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Thursday, 6 April, 2000, 10:30 GMT 11:30 UK
Clinton's visit: was it worth it?
President Clinton spent a week in South Asia on what was billed as a landmark tour.
He acknowledged Bangladesh's efforts to tackle poverty, praised India for its democracy and IT potential, and kept open a dialogue with Pakistan's military ruler.
But the growing tensions in the subcontinent - as reflected in Kashmir and in India and Pakistan's nuclear weapons programmes - were really the key concerns of his trip.
How successful was he in tackling these thorny issues? Or is it too early to tell?
Was the visit worth it?
This debate is now closed. Read a selection of your comments below.
President Clinton's visit to Asia was not worth it. If he wants to stop the program of nuclear arms with Pakistan and India, he should first stop nuclear arms in America or mind his own business.
Clinton's tough message made it clear that the General has only two options: a) risk a nuclear war which is no guarantee that Pakistan would get Kashmir and the world would let her keep her it. Secondly to risk complete isolation and be declared a terrorist country. Or b) to pass the Kashmir problem onto the next generation and focus on developing Pakistan which is so badly needed. Therefore I think Clinton's vista to South East Asia was successful.
Selena , Hong Kong but Indian
This president is tarred with one brush only and it will follow him into history. Thankfully we live in a country, at present, which is wisely unimpressed with his egocentric foreign policy and self-advertisement.
A PAID vacation!
The visit was good for India.
Mr Clinton's visit will be a remarkable
one in Indian history because
he is the only US president to have visited
India in 22 years. It will help
to establish the relationship
between the countries and
his visit will the reduce the
nuclear tension in south Asia.
I think that the visit by the President to the region was very useful for US, India and Pakistan. For US, it wanted closer ties with India for its booming high tech industry and a strategic alliance to counter the rising influence of China. India gained a lot by the visit as it foresees a tilt towards US to be of mutual interest in economic and political front. Pakistan, at least there was an announcement by its military leader to let local elections go ahead in the near future. Only a democratic government in Pakistan can create stability in the region and also economic progress and stability in Pakistan, which is good for both the countries in South Asia.
Russell Baker, USA
Congratulations to President Clinton on using the twilight days of his presidency to try to find reconciliation. Pakistan and India should remember that they are one and the same people. No sane person wants war and no one righteous desires bloodshed.
Clinton's visit was a great initial step
in strengthening ties between the world's
largest democracy and the world's greatest.
This trip certainly brought much needed
attention to South Asia (frequently a low priority
in US foreign policy). It also highlighted the
regional territorial disputes and the real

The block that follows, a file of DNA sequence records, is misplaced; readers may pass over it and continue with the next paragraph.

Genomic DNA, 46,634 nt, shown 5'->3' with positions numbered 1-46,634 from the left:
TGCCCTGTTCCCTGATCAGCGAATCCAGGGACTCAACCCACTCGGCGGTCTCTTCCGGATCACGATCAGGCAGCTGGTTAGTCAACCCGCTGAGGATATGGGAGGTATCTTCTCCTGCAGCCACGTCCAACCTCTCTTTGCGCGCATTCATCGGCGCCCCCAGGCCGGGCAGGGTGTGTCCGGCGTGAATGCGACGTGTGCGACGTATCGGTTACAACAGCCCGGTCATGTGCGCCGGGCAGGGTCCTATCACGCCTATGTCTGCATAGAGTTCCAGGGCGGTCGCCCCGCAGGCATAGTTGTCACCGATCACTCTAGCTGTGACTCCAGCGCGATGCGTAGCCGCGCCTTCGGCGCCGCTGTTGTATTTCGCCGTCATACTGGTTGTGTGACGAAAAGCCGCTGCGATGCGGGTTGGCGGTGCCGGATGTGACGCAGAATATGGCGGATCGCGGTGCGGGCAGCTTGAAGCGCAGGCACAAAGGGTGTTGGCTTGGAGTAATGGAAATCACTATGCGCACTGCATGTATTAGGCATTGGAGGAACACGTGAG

risk of a conventional armed conflict
escalating to a nuclear exchange. Which
could occur as Pakistan moves towards
autocracy and loses the economic battle
against its neighbour.
It is too early to say whether Mr. Clinton's visit to South Asia was successful. However, a visit to India was long overdue by a US President. India has been a Democratic Institution for the last 52 years. Yet the US Presidents have failed to visit India for 22 years, while visiting totalitarian, oppressor country like China, so often. Maybe a real democracy does not count so much to the US, which always champions the cause.
Bakht Baidar, France
At first sight, Clinton seemed to have a good
vacation in India. Since a lot of hidden
agendas might have been discussed with
our PM, most of it not disclosed. The full
consequence is yet to be seen. Delhi allowed
FBI to open its branch in India. Is this
a sign of such agenda?
Overall the trip is a huge economic and political blessing to India and the US and a warning to Pakistan and hence I term it a success.
Clinton's visit was a success as he was able to better the ties with India and Bangladesh. As far as Kashmir is concerned it is an internal problem between India and Pakistan and Clinton does not have any role to play in it. Regarding the Nuclear weapons programme Clinton cannot advise other countries to stop nuclear programmes when his own country itself has a huge stockpile of nuclear weapons.
Clinton's trip was masterful! He set U.S. priorities in South Asia in line with U.S. interests in the region for this century. His trip to India will hopefully set the stage for strong ties in high-tech, bio-tech, and the old economy industries perhaps leading to a true strategic alliance between the two countries. He gave proper due to Bangladesh's efforts to develop the economy and improve the lives of its people through a moderate democracy. His visit to Pakistan highlighted that country's problems and stark choices: conflict with India leading to ruin or peace leading to democracy and eventual stability.
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